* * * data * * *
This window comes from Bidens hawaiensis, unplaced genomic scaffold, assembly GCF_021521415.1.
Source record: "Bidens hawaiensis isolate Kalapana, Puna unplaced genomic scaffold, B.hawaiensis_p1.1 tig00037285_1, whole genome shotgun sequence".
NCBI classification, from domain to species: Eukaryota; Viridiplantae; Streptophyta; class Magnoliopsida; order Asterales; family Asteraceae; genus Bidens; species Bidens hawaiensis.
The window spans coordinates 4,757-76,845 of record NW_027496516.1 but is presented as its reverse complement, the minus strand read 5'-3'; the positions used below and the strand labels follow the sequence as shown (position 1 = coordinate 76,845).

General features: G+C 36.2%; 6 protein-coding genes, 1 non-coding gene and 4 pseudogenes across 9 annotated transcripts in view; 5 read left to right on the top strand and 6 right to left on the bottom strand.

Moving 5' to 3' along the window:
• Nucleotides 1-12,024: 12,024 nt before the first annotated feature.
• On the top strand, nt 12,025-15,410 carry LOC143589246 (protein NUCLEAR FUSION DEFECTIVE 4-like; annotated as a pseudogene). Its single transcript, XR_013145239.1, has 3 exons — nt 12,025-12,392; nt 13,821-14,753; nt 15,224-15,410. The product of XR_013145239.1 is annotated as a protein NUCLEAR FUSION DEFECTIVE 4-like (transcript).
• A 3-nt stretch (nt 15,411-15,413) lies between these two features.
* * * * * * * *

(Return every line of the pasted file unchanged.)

This window comes from Bidens hawaiensis, unplaced genomic scaffold, assembly GCF_021521415.1.
Source record: "Bidens hawaiensis isolate Kalapana, Puna unplaced genomic scaffold, B.hawaiensis_p1.1 tig00037285_1, whole genome shotgun sequence".
NCBI classification, from domain to species: Eukaryota; Viridiplantae; Streptophyta; class Magnoliopsida; order Asterales; family Asteraceae; genus Bidens; species Bidens hawaiensis.
The window spans coordinates 4,757-76,845 of record NW_027496516.1 but is presented as its reverse complement, the minus strand read 5'-3'; the positions used below and the strand labels follow the sequence as shown (position 1 = coordinate 76,845).

General features: G+C 36.2%; 6 protein-coding genes, 1 non-coding gene and 4 pseudogenes across 9 annotated transcripts in view; 5 read left to right on the top strand and 6 right to left on the bottom strand.

Moving 5' to 3' along the window:
• Nucleotides 1-12,024: 12,024 nt before the first annotated feature.
• On the top strand, nt 12,025-15,410 carry LOC143589246 (protein NUCLEAR FUSION DEFECTIVE 4-like; annotated as a pseudogene). Its single transcript, XR_013145239.1, has 3 exons — nt 12,025-12,392; nt 13,821-14,753; nt 15,224-15,410. The product of XR_013145239.1 is annotated as a protein NUCLEAR FUSION DEFECTIVE 4-like (transcript).
• A 3-nt stretch (nt 15,411-15,413) lies between these two features.